L’Oréal Group predicts that 50% of its business will come from ecommerce sales by 2023. When asked what impact do pure play e-tailers, direct-to-consumer and specialist ecommerce retailers have on L’Oréal’s business today, Rochet said: “The ecommerce market is vastly different in various countries and zones. In Asia, pure players and digital-native platforms like Lazada and WeChat are very important, but in Europe the distribution is more even. In Japan, for example, direct-to-consumer (D2C) is very important, but also depends on the offline distribution landscape.” Commenting on where D2C sits as a priority for L’Oréal, Rochet said: “Luxury brands like Kérastase and SkinCeuticals work very well with D2C. These brands have strong brand equity and a higher price point to help us make this channel profitable. “However, for mass market brands like L’Oréal Paris, Garnier and NYX, we don’t have a D2C approach. The higher the price point, the better D2C experience you can offer customers. We are also using our learnings with D2C to inform our pure play retailer strategies.”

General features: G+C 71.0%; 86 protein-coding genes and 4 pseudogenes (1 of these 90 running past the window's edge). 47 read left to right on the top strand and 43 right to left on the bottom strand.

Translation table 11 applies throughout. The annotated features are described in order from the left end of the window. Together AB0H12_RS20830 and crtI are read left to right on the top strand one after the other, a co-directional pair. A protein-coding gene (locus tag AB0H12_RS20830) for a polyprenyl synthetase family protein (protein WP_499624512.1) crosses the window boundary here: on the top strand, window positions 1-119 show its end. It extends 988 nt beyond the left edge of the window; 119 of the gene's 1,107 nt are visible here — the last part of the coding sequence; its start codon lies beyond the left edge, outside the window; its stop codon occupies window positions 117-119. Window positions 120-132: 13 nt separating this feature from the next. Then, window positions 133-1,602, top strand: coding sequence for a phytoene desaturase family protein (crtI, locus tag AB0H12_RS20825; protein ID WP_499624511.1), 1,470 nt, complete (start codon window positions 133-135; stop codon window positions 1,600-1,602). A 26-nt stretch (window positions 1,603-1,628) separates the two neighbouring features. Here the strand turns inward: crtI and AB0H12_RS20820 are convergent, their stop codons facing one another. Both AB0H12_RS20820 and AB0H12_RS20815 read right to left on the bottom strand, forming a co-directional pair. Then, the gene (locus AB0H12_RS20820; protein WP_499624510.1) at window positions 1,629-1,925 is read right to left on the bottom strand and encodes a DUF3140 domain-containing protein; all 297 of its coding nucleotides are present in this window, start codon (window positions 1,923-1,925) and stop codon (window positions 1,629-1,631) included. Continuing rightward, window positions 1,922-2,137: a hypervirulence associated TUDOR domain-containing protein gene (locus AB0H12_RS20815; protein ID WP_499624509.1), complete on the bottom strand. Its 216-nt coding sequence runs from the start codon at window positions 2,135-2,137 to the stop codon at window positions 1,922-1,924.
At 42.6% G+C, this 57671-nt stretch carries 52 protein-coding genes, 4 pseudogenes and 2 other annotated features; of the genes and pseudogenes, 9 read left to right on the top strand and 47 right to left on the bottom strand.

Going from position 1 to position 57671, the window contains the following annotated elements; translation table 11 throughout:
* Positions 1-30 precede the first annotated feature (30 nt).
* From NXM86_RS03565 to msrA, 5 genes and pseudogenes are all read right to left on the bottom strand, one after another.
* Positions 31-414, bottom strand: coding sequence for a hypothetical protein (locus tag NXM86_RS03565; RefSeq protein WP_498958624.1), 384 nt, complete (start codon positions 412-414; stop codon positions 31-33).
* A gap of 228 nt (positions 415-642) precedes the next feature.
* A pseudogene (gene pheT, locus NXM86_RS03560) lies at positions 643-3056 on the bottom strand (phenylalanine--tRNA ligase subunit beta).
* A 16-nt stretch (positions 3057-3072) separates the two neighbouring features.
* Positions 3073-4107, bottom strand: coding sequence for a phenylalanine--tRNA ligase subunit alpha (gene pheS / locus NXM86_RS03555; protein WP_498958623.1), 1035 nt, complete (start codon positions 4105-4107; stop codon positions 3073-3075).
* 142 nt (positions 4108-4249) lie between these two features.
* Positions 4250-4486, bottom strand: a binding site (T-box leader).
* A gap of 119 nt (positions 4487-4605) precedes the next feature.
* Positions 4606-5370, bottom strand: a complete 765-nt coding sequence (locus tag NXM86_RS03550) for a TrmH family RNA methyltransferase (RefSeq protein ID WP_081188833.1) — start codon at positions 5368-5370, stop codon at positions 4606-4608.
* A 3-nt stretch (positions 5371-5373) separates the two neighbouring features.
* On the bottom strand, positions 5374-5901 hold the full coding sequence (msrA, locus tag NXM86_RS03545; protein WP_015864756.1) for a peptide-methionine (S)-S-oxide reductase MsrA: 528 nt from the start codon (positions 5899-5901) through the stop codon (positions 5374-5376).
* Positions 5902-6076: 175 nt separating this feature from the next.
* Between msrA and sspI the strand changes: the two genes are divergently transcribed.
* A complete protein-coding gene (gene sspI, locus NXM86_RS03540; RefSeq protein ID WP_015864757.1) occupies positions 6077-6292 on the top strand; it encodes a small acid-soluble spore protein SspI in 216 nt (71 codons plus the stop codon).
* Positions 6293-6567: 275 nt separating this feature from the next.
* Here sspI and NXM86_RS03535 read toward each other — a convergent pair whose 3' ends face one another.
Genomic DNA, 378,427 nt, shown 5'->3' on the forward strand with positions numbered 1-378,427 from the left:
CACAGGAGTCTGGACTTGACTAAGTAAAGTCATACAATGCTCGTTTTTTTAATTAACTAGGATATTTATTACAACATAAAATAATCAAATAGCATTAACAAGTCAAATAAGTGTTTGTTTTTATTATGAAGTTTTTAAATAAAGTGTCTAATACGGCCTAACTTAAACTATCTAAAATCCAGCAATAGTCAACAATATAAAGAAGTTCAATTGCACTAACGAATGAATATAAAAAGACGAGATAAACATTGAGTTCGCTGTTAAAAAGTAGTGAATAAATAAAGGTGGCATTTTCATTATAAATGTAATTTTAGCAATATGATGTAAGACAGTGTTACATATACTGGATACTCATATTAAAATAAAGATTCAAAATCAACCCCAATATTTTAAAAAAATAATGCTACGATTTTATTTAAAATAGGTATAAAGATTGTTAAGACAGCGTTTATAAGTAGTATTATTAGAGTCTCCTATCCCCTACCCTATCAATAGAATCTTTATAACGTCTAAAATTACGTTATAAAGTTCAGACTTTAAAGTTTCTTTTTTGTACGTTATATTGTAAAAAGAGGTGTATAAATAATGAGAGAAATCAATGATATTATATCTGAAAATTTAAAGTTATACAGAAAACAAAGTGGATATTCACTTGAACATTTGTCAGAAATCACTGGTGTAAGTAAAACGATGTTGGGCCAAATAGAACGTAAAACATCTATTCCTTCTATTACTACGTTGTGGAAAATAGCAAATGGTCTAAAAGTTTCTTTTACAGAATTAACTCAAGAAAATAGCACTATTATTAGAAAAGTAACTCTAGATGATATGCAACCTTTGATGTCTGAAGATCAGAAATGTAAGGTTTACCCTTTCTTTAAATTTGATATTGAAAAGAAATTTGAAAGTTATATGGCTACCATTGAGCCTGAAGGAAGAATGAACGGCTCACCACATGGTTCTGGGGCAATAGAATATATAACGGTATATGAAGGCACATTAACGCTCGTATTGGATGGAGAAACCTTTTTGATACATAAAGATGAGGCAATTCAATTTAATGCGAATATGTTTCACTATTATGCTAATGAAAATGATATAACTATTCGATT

Lancôme’s Shade Finder tool at its flagship store at Hamad International Airport (launched in partnership with Qatar Duty Free) can match up to 22,500 skin tones
Ecommerce and digital made up around half of L’Oréal’s brick and mortar losses during the COVID-19 crisis; and according to Rochet, brick & mortar players can and should capitalise on digital opportunities to drive recovery. “While some brick and mortar retailers struggled due to COVID-19, other accelerated,” Rochet said. “Walmart, Carrefour and Watsons have all accelerated and it’s a movement that it here to stay.” So, how can physical players adapt to an increasingly digital world? Rochet said it comes to marketplace, membership and convenience. “I’ve seen many retailers embrace a marketplace strategy to great effect. A marketplace approach increases their offer, making them more profitable and also more consumer-centric. “Strong membership programmes can also be leveraged online, particularly in the world of personalised beauty. Our own subscription platform Color and Co., which is focused on hair colour and personalisation, is performing very well. The more you get into personalised beauty the more a subscription or membership model makes sense,” she added.
Subscription and personalisation go hand-in-hand, Rochet said. L’Oréal’s Color & Co subscription model offers personalised hair colour products and services.